If we really want to end terrorism, it is time for an approach that works.
First published in November 2019.
The killing of Abu Bakr al-Baghdadi in a raid on a compound in the Idlib province of northwest Syria drew a variety of celebratory tweets and a press conference from Donald Trump and the inevitable comparison between Trump and Obama in the situation room. And in a nation that loves to leap to the conclusion that our mission has been accomplished, voices on the right wing are claiming that Trump has kept his promise to defeat ISIS.
Al-Baghdadi, born Ibrahim Awwad Ibrahim al-Badri, was a scholar in the religion of Islam when he was recruited into the Muslim Brotherhood at the turn of the century, but found the organization to be insufficiently active. In response to the U.S. invasion of Iraq in our second war with that country, he founded the Army of the People of the Sunna and Communal Solidarity and was captured by U.S. forces and detained for six years at Camp Bucca, a facility that functioned as a networking opportunity for future leaders of ISIS.
Accept for a moment the notion that ISIS has finally been defeated. That organization was founded in 2010 as a successor to al-Qaeda in Iraq, and a year later, Osama bin Laden received the same fate that al-Baghdadi has now earned. I agree that both deserved what they got, while at the same time understanding that killing any number of individual terrorists is an insufficient action if our goal is to bring terrorism to an end. It will do no more good than killing an increasing total of the Viet Cong did in our efforts to reshape southeast Asia. This is especially the case as Trump’s decision to move forces around the region has put the status of ISIS prisoners held by the Kurds in question.
What is happening in Syria now is a repetition of our experience in Afghanistan in which we supported some warriors when they offered us some geopolitical advantage and then abandoned them once our short-term goals had been achieved. We have spent decades meddling in the region, setting things in motion when we poorly understand the situations, only to fleewhen the consequences became too costly. Only to have to return when the consequences of our withdrawal become too costly.
And round and round the cycle goes. Our combination of theologically motivated support for Israel, of a commitment to fossil fuels, and of a fear that democratic governments in the Third World are a threat to our hegemony has brought us to the present state of affairs. By referencing our addiction to oil, I do include climate change, no matter how much the right wing denies the science. Contrary to the efforts to mock liberals for drawing a connection, the Middle East is drying, leading to food insecurity in the region. This is not the sole cause of the civil war in Syria or of any of the other uprisings in the surrounding nations, but it is a contributing factor. As with so many things driving these conflicts, we in the West are far too willing to dodge our responsibility while telling others to take hold of theirs.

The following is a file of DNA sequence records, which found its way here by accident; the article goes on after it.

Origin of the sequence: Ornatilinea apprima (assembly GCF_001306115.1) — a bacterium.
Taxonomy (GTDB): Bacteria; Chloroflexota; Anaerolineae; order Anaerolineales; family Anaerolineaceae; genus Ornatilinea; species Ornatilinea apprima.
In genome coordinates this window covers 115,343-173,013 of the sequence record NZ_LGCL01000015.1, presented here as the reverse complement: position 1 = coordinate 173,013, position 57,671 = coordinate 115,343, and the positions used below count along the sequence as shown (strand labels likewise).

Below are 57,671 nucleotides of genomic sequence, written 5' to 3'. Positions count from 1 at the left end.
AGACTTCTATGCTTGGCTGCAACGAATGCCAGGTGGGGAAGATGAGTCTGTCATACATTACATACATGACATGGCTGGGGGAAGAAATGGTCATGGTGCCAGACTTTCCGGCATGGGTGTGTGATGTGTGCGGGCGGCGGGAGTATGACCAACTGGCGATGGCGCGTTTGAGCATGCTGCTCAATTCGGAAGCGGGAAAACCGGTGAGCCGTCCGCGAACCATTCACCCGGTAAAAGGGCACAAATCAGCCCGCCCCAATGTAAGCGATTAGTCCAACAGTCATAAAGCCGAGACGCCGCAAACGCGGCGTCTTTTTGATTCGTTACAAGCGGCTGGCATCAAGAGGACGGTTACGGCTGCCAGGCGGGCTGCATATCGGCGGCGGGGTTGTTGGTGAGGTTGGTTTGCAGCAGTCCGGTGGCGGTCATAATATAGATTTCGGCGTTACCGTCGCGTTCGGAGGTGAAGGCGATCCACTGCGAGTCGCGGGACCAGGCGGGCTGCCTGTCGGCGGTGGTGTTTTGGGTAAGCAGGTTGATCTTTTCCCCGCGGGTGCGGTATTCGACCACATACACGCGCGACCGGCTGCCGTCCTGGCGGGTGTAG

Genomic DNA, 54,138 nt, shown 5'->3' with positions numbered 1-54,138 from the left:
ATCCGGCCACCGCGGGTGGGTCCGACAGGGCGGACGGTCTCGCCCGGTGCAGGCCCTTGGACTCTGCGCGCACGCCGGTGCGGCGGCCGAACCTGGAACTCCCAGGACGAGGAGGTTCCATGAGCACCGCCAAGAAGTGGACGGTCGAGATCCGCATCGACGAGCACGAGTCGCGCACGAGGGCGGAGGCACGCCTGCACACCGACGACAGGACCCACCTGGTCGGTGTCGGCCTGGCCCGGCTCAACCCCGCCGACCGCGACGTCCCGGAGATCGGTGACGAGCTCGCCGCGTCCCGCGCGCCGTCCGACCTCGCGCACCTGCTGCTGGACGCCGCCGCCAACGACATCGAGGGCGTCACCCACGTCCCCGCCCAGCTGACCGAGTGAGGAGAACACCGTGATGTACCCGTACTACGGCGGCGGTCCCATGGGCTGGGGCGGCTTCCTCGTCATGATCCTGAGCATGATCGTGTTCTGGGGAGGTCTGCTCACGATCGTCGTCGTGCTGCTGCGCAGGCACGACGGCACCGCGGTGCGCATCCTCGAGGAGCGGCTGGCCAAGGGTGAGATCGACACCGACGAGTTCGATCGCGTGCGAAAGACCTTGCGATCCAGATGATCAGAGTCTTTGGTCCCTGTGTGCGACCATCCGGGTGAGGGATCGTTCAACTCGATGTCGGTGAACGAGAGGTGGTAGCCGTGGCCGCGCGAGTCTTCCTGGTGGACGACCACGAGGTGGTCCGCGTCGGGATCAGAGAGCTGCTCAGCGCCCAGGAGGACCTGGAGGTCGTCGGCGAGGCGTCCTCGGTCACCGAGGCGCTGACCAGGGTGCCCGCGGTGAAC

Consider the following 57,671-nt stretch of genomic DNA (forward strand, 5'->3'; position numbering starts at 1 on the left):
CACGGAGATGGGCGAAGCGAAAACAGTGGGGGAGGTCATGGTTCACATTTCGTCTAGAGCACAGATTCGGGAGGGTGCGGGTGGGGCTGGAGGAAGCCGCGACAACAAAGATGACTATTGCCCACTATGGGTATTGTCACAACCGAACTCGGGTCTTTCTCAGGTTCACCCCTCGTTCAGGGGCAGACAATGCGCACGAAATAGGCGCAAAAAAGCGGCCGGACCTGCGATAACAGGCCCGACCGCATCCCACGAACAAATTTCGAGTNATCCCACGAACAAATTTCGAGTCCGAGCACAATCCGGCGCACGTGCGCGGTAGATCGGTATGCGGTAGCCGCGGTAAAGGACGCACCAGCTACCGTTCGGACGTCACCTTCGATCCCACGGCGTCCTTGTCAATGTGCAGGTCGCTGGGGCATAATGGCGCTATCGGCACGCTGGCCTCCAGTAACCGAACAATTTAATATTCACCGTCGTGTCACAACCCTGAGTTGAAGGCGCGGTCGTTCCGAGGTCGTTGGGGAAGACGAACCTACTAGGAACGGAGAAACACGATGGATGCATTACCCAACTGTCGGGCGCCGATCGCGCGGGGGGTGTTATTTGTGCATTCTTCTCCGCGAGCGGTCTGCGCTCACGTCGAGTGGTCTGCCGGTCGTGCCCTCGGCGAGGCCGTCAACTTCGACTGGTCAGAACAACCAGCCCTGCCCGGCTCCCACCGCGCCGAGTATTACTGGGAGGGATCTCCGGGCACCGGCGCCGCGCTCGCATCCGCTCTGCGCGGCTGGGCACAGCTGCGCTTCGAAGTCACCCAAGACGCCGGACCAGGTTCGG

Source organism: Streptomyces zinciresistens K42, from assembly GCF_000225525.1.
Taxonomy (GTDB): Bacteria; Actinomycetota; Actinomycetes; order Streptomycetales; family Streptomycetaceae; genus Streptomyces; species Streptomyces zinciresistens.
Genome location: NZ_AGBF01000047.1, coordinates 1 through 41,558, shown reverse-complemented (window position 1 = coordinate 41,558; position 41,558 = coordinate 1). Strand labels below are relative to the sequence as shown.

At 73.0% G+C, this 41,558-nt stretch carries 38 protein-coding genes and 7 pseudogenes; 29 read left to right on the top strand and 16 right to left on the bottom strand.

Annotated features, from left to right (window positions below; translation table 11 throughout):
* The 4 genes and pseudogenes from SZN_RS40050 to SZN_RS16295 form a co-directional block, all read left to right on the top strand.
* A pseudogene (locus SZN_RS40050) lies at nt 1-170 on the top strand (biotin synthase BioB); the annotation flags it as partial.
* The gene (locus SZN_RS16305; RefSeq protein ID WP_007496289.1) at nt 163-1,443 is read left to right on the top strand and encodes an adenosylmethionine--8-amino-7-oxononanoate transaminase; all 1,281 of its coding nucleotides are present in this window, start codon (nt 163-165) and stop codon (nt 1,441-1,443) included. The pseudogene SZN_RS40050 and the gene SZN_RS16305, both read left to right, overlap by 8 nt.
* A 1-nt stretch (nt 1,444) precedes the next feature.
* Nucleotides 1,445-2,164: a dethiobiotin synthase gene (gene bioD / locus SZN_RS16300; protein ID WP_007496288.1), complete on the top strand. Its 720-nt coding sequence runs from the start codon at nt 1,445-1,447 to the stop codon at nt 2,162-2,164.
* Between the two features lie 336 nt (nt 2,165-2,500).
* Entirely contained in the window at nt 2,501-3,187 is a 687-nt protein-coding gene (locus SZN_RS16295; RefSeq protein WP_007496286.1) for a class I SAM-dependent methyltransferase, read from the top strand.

Our current policy of killing our way out of terrorism not only will not work, but also makes us into the terrorists that we claim to be fighting. This does not mean that we should never go after people like al-Baghdadi. He was a valid military target, having committed a variety of war crimes. But in the same sense that the death penalty for domestic murderers does not have a deterrent effect on murder generally, killing individual terrorists will not change the behavior of groups of people who have a variety of grievances against the United States and other nations, whether those are reasonable complaints or not.
What would work is a list of choices that will require a radical reshaping of our foreign policy. This includes nation building, actions that the right wing ought to support, since such a program would be an investment in stable and productive societies. Nations that trade with us tend to fight fewer wars with us — this is called the Golden Arches Theory of Conflict Prevention by New York Times columnist Thomas Friedman, and while we can quibble about possible exceptions, as a general rule, it is true to say that countries that cooperate with each other in the movement of goods, services, and people across their borders tend to go to war with each other less often. And residents of a prosperous society have less motivation to become immigrants of any type. Yes, there is a high upfront cost. But when I compare the cost of the Marshall Plan and similar programs with how much we expended in fighting World War II, I have few reservations against spending money on nation building.
To avoid a revised version of colonialism, we have to work within the wishes of the peoples of the region. There is a notion that said peoples are not ready for self-government — this has been the claim of western powers who wanted to use dictators to guarantee capitalist control of oil — but the various popular movements from North Africa across to Iran demonstrate that the desire is there. America cannot and should not lead, but we can support these popular goals through, among other things, medical and educational aid and assistance in setting up local businesses.
This is called soft power, a term that was coined by Joseph Nye, at one time the dean of the Kennedy School of Government at Harvard University and a member of the Clinton administration, as a contrast with hard or military power, but also disparaged by right wingers for its lack of force. But as discussed above, hard power has proved itself to be insufficient. If we really want to end terrorism — and this is a live question, since continual war benefits some interest groups — it is time for an approach that works.🔷
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